HIST 21B University of California Irvine Chinese Civilization and Society Discussion

HIST 21B University of California Irvine Chinese Civilization and Society Discussion

HIST 21B University of California Irvine Chinese Civilization and Society Discussion

Question Description

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Lecture Question (from PPT slides)

Q1: In the early modern period, many of the empires we discussed used some form of enslaved labor. In the context of the Ottoman empire and developing European colonial empires, compare and contrast: a) how Ottomans and Europeans acquired enslaved persons; b) what roles and rights enslaved people were given in these respective systems.

Q2: When Europeans colonized other parts of the world, they often adapted local practice to suit their own ends. We’ve seen several examples of this pattern in lectures devoted to issues of labor and tribute in the Americas. Compare the nature of the tribute system employed by the Inca (the mit’a) and its adaptation and deployment by the Spanish under Viceroy Toledo (mita) at Potosí and other Andean mines.

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Reading Question (from readings)

Q3: Throughout the quarter, we have emphasized the importance of considering the relationship between the author of a text and the peoples and events he/she is describing. Consider the document Proclamations of the Hongwu Emperor.” What can you learn about corruption during the Ming dynasty on the basis of this source? What biases might the Hongwu Emperor bring to his account? What special considerations should you as a historian take into account when using this source as evidence?

 

UNFORMATTED ATTACHMENT PREVIEW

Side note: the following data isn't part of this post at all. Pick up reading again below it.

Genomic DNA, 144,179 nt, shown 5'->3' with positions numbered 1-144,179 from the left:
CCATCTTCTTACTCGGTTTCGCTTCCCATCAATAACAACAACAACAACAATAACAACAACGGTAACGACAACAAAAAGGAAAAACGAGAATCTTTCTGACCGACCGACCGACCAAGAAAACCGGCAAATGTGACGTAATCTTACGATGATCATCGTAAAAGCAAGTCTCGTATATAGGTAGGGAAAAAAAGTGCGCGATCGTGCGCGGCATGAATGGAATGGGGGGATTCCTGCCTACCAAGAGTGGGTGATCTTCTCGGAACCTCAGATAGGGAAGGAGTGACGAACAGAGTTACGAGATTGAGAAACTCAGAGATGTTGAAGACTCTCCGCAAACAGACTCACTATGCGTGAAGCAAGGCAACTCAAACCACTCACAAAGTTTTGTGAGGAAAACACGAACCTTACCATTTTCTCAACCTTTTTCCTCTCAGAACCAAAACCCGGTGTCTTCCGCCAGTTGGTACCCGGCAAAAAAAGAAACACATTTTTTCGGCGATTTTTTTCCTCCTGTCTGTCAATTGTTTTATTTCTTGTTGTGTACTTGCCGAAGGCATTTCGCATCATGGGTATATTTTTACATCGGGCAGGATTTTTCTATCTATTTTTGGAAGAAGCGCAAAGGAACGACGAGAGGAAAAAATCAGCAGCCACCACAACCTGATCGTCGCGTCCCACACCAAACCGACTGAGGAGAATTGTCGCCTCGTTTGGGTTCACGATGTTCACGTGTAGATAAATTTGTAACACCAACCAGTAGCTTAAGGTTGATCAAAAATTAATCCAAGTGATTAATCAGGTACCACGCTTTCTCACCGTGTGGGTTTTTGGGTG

OTTOMAN EMPIRE WHY SHOULD YOU C ARE ABOUT THE OTTOMAN EMPIRE IN THE EARLY MODERN WORLD? • In the context of this class: • How did the Ottomans compare to other early modern empires (Spanish, Ming, Aztec, Inca)? • In the context of world history: • Ottoman empire was one of two dominant states in the Islamic world and one of the largest empires in the early modern world. It was also long-lasting: it did not break apart until after World War I. LECTURE PLAN 1. Origins 2. Expansion 3. Succession & legitimacy 4. Management of the empire 1. ORIGINS ORIGINS • Turkish-speaking migrants from central Asia who settled in Anatolia • Identify as Muslims • 14th c.: unite under Osman • “Ottoman” = “the sons of Osman” Osman I (c. 1280-c. 1299) 2. EXPANSION EXPANSION VIA CONQUEST & POLITICAL SAVVY • Conquered Constantinople (renamed Istanbul) in 1453. • Demise of the Byzantine Empire (eastern half of Roman Empire) • Control shipping routes between Mediterranean & Black Sea • Most aggressive expansion under Suleyman I, the “Magnificent” (r. 1520-1566) • Expands into north Africa, southwest Asia, Europe • Ottoman Empire bridges Europe and Arabic-speaking worlds • Deliberate appeals to skilled “middle class” (artisans, merchants, bureaucrats) & Islamic clerics 3. SUCCESSION & LEGITIMACY LEGITIMACY OF RULE • Ottoman sultans claimed to rule with divine consent, limited only by Muslim law (shari’a) SUCCESSION • Sultan allowed multiple sexual partners • Relied on enslaved concubines for reproduction • • Usually enslaved Christians who were converted to Islam Official wives facilitated political aims • Usually princesses who were neither Turkish nor Muslim • In general, did not have children • Power passed from father to son, but initially no principle of seniority (political transitions were violent) Hurrem Sultan, concubine, then wife of Suleiman the Magnificent, portrait by the Italian painter Titian 4. MANAGEMENT OF THE EMPIRE ORGANIZATION OF OTTOMAN BUREAUCRACY • • 4 departments of central government: • Judicial courts (Muslim legal scholars) • Cavalry regiments (Turkish frontier fighters or tax collectors who had horses) • Janissaries (corps of slave infantry) • Navy Villages organized into districts (timars) • Usually under the authority of a cavalry officer or tax collector • Sometimes a local leader: conquered people could keep laws and traditions (including religion) • Millet system: head of a religious community served as intermediary between central government and the people Depiction of a janissary TOPKAPI PALACE (ISTANBUL) • Housed imperial family, state officials, soldiers, concubines, servants • Sacred space (place of seclusion) • Home to the sultan’s harem: • Male: servants, pages, guards, janissaries, royal advisers (all enslaved) • Female: Sultan’s mother (head), concubines (enslaved), wives, servants (enslaved) TOPKAPI PALACE (ISTANBUL) • Housed imperial family, state officials, soldiers, concubines, servants • Sacred space (place of seclusion) • Home to the sultan’s harem: • Male: servants, pages, guards, janissaries, royal advisers (all enslaved) • Female: Sultan’s mother (head), concubines (enslaved), wives, servants (enslaved) SLAVERY & OTTOMAN GOVERNANCE • Enslaved persons central to Ottoman bureaucracy & succession • Concubines produce heirs • Chief army official & chief royal adviser were enslaved. • Janissaries serve as intermediaries between local rulers and central bureaucracy • Ottomans enslaved non-Muslims who were thought to owe allegiance directly to the sultan Ottoman officials registering Christian boys from their Balkan lands for the devshirme (“child levy”) to serve as janissaries WHY SHOULD YOU C ARE ABOUT THE OTTOMAN EMPIRE IN THE EARLY MODERN WORLD? • In the context of this class: • How did the Ottomans compare to other early modern empires (Spanish, Ming, Aztec, Inca)? • In the context of world history: • Ottoman empire was one of two dominant states in the Islamic world and one of the largest empires in the early modern world. It was also long-lasting: it did not break apart until after World War I. AMERICAN EMPIRES WHO CARES? • For world history … • Complex societies in the Americas; shaped by earlier Mesoamerican and Andean cultures; came into contact with Europeans (initially Spanish). • For our class … • How did the Aztecs and Incans compare to other early modern empires (Ottoman, Ming, Spanish)? • How do available sources shape the narratives historians are able to tell? AGENDA • Aztec Empire • Incan Empire • Historical sources 1. AZTECS ORIGINS • Mythical origin: Departed homeland of Aztlán, guided by patron deity Huitzilpochtli (sun god), to settle in what is modern central Mexico (12th c.) • Established capital Tenochtitlan (“Place of the Prickly Pear”) (modern Mexico City) Boturini Codex, lamina 1: Depicting the Aztecs leaving their homeland. POLITICAL ORGANIZATION • Basic political unit was a “city-state” (altepetl) • Made up of noble households that owned land • Commoners worked this land & supplied lord with food, goods, and labor (“tribute”) • Aztec Empire the alliance of three city-states with Tenochtitlan dominant • Defeated kings left in power but lands assigned to the highest dignitaries in the alliance • Eventually tribute payments from conquered territories solely in terms of goods, not labor. AZTEC RELIGION • Human sacrifice in the context of Aztec creation myths: • Gods sacrificed themselves on a bonfire to create worldly beings and return to their heavenly homeland. • Sacrifices as “images of the gods” • Gods created humans to give them needed nourishment (offerings and sacrifices) • Sacrifices as “restitutions” Codex Tudela (16th c) 2. INCAS ORIGINS • Incans one of many small ethnic groups in the Cuzco valley of the Peruvian Andes mountains. • Rapid military and political expansion (post 1400 CE) under nobleman Yupanqui, later known as “Sapa Inca” (“Sole Inca”) and “Pachacutec” (“remaker of the world”) • Empire Stretches from northern Ecuador to central Chile (largest American empire) Image of Pachacutec from a 17th c. chronicle written by an indigenous nobleman Guamán Poma POLITICAL ORGANIZATION • Basic political unit was a “clan” (ayllu) led by a kuraka (leader) • Incan Empire a centralized, bureaucratic government led by the “Sapa Inca” and his wife (also his sister) • Empire organized into 4 administrative sectors (subdivided into provinces and districts) centered on the city of Cuzco • Districts supervised by members of the Cuzco elite • Traditional rulers of conquered communities kept titles and local authority • Conquered communities owed labor to the empire (mit’a = labor draft) • All nobles required to speak imperial language (Quechua) INCAN RELIGION • Clans (ayllus) traced descent from a common ancestor linked to a specific natural object venerated at a sacred space (wak’a) • Imperial religion: • Incan king understood as a descendent of the sun god and revered as a living god. • Place in Cuzco where 4 imperial highways intersected understood as center of the universe; housed temple of the sun & wak’a shrines • Incan king chief intermediary between gods and humans. Wak’a (“mesa redonda”) outside Cuzco 3. HISTORICAL SOURCES SOURCES USED BY HISTORIANS TO STUDY AMERICAN PEOPLES • Archaeological evidence Ruins of Tenochtitlan’s Templo Mayor SOURCES USED BY HISTORIANS TO STUDY AMERICAN PEOPLES • Archaeological evidence • Ethnographic studies Chinampas and canals (1912) SOURCES USED BY HISTORIANS TO STUDY AMERICAN PEOPLES • Archaeological evidence • Ethnographic studies • Written sources … • Aztec writing system: mnemonic and pictographic (to prompt oral story-telling) SOURCES USED BY HISTORIANS TO STUDY AMERICAN PEOPLES • Archaeological evidence • Ethnographic studies • Written sources … • Aztec writing system: mnemonic and pictographic (to prompt oral story-telling) • Incan quipus: knotted cords used for record-keeping SOURCES USED BY HISTORIANS TO STUDY AMERICAN PEOPLES • Archaeological evidence • Ethnographic studies Precontact writing, produced by American peoples • Written sources … • Aztec writing system: mnemonic and pictographic (to prompt oral story-telling) • Incan quipus: knotted cords used for record-keeping Boturini codex SOURCES USED BY HISTORIANS TO STUDY AMERICAN PEOPLES • Archaeological evidence • Ethnographic studies Precontact writing, produced by American peoples • Written sources … • Aztec writing system: mnemonic and pictographic (to prompt oral story-telling) • Incan quipus: knotted cords used for record-keeping • European writings Bernal Diaz’s True History of the Conquest of New Spain Can you recognize anything on this document? (Any letters? Words? Images?) Who do you think made it? How would you classify it? Codex Mendoza: composed on order of the first Viceroy of Mexico (20 years after Spanish conquest); both indigenous and Spanish writers produced the codex. Translations of the story accompanying the images and descriptions of the images themselves were written in Spanish. “estas cabeças significan como los personas mexicanos fueron muertos por los de chalco” (“these heads represent how the Mexican people were killed by those from Chalco”) “canoa” = “canoe” SOURCES USED BY HISTORIANS TO STUDY AMERICAN PEOPLES • Archaeological evidence • Ethnographic studies Precontact writing, produced by American peoples • Written sources … • Aztec writing system: mnemonic and pictographic (to prompt oral story-telling) • Incan quipus: knotted cords used for record-keeping • European writings • Hybrid documents Codex Mendoza: WHO CARES? • For world history … • Complex societies in the Americas; shaped by earlier Mesoamerican and Andean cultures; came into contact with Europeans (initially Spanish). • For our class … • How did the Aztecs and Incans compare to other early modern empires (Ottoman, Ming, Spanish)? • How do available sources shape the narratives historians are able to tell?